Futurist: Tech revolution in healthcare requires systemic change

The proliferation of "fast, cheap and out-of-control" technologies will revolutionize healthcare ... but only if the industry undergoes systemic change and values effectiveness over billing, futurist Joe Flower writes at Hospital and Health Networks Daily.

"The use and propagation of these new, low-cost technologies are entirely wrapped up in [new reimbursement models.] In old-fashioned fee-for-service systems, they will be used only where their use can be billed for, or where they lower the internal costs of something that can be billed for. They will not be used to replace existing services that can be billed at higher rates," he says.

Traditionally, health systems adopt expensive technology on the premise that it might improve care, but still have to pay for it--even if later research shows it doesn't.

In a value-based health system, the questions will be more straightforward, he says: Does it work? Does the technology make diagnosis and treatment faster, more effective, more efficient? Does it reduce costs?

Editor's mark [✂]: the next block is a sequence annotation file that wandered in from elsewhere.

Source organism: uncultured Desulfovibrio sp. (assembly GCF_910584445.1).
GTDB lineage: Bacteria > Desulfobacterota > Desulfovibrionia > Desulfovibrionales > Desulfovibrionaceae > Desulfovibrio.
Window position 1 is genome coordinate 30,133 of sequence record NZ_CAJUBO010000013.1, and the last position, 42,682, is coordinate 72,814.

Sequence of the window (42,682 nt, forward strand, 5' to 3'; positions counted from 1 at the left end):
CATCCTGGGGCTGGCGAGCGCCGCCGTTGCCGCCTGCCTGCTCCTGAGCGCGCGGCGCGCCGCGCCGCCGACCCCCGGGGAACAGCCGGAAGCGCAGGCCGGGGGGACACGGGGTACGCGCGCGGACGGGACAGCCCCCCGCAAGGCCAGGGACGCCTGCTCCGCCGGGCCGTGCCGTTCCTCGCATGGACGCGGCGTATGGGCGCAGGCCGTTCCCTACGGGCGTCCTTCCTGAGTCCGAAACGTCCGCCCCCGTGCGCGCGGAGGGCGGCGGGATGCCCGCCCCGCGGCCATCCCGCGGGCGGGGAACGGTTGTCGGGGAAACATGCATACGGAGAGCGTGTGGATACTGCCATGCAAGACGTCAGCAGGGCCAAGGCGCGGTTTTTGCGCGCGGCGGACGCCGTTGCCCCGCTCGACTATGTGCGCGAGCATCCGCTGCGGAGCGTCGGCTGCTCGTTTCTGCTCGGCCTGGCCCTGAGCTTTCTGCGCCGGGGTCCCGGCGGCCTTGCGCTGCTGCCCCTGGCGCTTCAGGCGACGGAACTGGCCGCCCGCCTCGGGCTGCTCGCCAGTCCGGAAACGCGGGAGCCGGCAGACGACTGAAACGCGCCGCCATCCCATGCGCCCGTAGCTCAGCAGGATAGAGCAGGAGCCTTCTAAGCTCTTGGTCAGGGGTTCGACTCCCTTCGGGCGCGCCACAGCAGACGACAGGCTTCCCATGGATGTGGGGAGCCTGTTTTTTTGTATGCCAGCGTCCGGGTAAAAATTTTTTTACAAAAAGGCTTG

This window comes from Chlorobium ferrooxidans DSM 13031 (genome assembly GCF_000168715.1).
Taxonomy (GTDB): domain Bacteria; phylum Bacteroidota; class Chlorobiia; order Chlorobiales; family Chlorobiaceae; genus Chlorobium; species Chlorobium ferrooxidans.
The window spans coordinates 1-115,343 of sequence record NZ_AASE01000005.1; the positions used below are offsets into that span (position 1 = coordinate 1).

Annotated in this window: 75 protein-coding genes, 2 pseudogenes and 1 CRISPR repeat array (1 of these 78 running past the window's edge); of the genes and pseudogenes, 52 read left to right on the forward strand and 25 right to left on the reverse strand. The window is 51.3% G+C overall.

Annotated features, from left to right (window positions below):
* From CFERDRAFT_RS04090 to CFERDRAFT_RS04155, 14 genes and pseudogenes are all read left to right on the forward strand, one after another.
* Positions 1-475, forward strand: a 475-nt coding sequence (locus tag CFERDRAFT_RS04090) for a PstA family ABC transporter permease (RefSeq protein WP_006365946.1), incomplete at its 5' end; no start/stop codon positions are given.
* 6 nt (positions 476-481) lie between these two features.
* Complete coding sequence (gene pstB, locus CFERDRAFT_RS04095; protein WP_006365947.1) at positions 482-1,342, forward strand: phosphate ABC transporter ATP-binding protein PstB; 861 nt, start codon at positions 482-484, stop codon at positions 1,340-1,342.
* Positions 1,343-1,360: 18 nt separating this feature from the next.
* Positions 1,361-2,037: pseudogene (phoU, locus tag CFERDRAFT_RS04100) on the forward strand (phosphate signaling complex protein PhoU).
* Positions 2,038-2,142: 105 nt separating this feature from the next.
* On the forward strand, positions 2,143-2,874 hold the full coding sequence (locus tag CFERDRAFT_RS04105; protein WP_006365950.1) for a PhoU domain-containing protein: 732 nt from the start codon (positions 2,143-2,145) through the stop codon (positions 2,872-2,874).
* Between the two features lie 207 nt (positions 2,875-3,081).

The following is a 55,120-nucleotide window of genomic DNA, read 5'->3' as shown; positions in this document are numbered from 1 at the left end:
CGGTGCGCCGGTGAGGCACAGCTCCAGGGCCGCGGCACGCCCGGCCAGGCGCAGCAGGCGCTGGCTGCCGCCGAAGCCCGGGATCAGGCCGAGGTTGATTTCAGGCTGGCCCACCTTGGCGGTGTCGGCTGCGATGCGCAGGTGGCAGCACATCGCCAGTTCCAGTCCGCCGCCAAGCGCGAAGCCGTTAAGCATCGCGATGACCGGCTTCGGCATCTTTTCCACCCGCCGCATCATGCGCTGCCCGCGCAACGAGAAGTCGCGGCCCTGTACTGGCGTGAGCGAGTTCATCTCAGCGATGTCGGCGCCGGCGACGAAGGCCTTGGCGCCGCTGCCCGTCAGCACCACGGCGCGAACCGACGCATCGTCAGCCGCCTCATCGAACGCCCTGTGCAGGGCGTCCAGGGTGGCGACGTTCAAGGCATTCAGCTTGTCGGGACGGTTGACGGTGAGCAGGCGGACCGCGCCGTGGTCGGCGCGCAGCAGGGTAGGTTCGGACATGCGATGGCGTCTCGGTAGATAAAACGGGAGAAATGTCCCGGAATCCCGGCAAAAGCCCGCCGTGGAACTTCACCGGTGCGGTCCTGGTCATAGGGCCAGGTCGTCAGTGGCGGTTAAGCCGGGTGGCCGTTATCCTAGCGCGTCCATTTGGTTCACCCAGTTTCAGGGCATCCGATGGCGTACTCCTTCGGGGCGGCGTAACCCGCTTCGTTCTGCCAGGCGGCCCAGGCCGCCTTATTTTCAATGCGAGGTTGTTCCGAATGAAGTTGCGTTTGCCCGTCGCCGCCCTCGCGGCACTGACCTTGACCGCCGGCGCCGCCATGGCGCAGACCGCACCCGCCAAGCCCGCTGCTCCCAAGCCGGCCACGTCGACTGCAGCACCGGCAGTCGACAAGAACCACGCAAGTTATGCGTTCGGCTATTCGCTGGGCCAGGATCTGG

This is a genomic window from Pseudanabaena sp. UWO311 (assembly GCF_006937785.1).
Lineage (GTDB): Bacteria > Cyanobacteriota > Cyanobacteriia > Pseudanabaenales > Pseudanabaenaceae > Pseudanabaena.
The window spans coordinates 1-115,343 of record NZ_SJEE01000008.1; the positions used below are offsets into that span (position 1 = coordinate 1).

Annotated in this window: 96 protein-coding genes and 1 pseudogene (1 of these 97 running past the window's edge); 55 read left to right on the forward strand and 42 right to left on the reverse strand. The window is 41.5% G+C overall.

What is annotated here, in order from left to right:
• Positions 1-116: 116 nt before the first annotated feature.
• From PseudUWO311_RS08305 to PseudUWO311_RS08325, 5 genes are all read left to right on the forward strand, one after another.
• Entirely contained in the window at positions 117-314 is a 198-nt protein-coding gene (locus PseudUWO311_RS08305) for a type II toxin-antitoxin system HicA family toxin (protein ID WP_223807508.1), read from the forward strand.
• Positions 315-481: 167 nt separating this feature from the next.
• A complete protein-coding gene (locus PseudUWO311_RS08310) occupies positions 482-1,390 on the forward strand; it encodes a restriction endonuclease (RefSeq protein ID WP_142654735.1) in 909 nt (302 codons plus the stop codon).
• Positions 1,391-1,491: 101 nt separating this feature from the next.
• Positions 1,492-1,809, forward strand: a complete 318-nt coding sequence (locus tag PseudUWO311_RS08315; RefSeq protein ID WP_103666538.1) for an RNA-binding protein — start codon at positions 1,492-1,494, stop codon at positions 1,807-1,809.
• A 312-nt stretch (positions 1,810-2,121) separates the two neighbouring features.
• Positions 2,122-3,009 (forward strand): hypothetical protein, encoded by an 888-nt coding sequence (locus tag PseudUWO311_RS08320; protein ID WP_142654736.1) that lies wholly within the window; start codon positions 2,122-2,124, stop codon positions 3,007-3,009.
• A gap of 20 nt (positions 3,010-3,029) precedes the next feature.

As an example, he points to 3-D printing to create custom replacement bones. Replacement knee joints sell for an average of $21,000 in the United States, he says, adding: "Imagine how ferociously the legacy makers of implants will resist this change, and how disruptive it will be."

In the article, he paints a picture of a future health system incorporating an embedded system of sensors, apps and communication devices supporting strong, trusted relationships between clinicians and patients--one that would be "supported with vigor and ferocity" by the medical community for its extraordinary value in treating the populations they serve.

Technology focused on providing evidence-based care, better coordination of care for the sickest patients and educating patients on how to get the best value in healthcare will help contain healthcare costs, concluded a report from The Commonwealth Fund.

Eric Topol, a professor of genomics at The Scripps Research Institute in San Diego, who Flower mentions in his piece for promoting tech advances, has told FierceHealthIT that advancement of technology in healthcare requires further validation that it really does work.

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